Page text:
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Young Black And Gifted (Azariah x Kidd Called Quest) – “The Second Coming” (Album Review)

Young Black and Gifted, the rap duo comprised of Azariah on the mic and producer Kidd Called Quest, dropped “The Second Coming,” a fourteen track album that dives deep into the thoughts, struggles, and passions of a young black man and father.

Azariah has a slower delivery akin to some of what many consider the Gold School Legends. Personally, his voice reminds me of Shai Linne (a name I expect few of you to know), with a hint of Andre 3000. During my first listen, I wasn’t terribly impressed with his wordplay, focusing more intently on his subject matter. However, after multiple playthroughs, I can say without a a doubt that the man has some bars. I don’t consider all of his lines to be shining examples of creativity and wordsmithing, but there are definitely a few gems to be dug up here and there. But just as my focus was not initially his use of metaphors and double entendres, neither is his. Azariah has a powerful ability to relay emotion and share his thoughts and beliefs through music. I’m genuinely always hesitant to call a project “woke” or “conscious” at first, because there are way too many artists that claim the title but are strictly surface level. That is not the case with “The Second Coming.” It’s jam packed with the two artists’ real perspectives, discussing both problems and some solutions to those problems, and that to me is what makes this album so respectable. That’s not to say that every song is about a particular social issue. In fact, they’ve mixed in a fair handful of pure brag raps, changing the tone at appropriate moments.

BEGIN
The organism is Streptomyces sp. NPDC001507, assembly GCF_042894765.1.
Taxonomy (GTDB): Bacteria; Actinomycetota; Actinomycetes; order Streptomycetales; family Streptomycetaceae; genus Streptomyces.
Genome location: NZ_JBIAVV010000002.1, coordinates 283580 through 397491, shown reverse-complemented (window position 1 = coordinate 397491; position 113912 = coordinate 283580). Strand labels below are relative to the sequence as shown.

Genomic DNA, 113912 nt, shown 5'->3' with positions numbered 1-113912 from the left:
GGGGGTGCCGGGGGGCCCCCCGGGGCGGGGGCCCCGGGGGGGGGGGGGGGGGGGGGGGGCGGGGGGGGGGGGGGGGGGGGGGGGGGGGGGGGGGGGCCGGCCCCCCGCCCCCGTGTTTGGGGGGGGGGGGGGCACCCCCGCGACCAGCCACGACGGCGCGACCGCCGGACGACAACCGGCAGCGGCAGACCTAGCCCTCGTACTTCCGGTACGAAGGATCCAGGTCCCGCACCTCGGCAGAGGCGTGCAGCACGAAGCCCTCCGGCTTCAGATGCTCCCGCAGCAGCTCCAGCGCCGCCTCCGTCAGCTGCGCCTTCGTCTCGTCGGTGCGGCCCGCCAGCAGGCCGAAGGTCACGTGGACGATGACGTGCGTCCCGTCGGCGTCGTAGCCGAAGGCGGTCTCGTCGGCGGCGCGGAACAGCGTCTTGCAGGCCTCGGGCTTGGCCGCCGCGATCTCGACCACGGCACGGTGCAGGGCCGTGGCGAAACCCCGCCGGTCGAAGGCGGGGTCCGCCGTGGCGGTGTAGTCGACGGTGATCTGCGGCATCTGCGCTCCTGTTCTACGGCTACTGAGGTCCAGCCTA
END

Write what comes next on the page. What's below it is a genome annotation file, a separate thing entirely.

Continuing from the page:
Aside from the lyrical content, the production holds its own as well. Kidd’s work on the beats is clean and soulful. The mixing and balancing is nice and nothing feels out of place or too contradictory to the other proponents, except for the early cut in the intro. I’m not sure if something happened to the sample that forced them to cut it early, or it was an honest mistake, but regardless, it’s pretty much the only jarring moment in the entire album. Kidd does an excellent job of bringing the mellow, old school style to life, as well as diversifying each ensemble to create a tracklist of unique beats. The BPMs are all pretty similar, if not the same, but that’s more so to accommodate Azariah’s limited number of flows.

In times like the ones we are facing now, it’s nice to hear voices in rap speak up about the important things instead of following the formulaic routine of boasting and womanizing. While I don’t agree with every opinion verbatim, it’s not hard for me to recognize the quality of the album. There are not a lot of things to fault with the project as a whole, and that’s a success all on its own.

Rating 7.5/10

Highlights: Production, Lyricism, Storytelling

Follow Young Black and Gifted, Azariah, and Kidd Called Quest on IG

 



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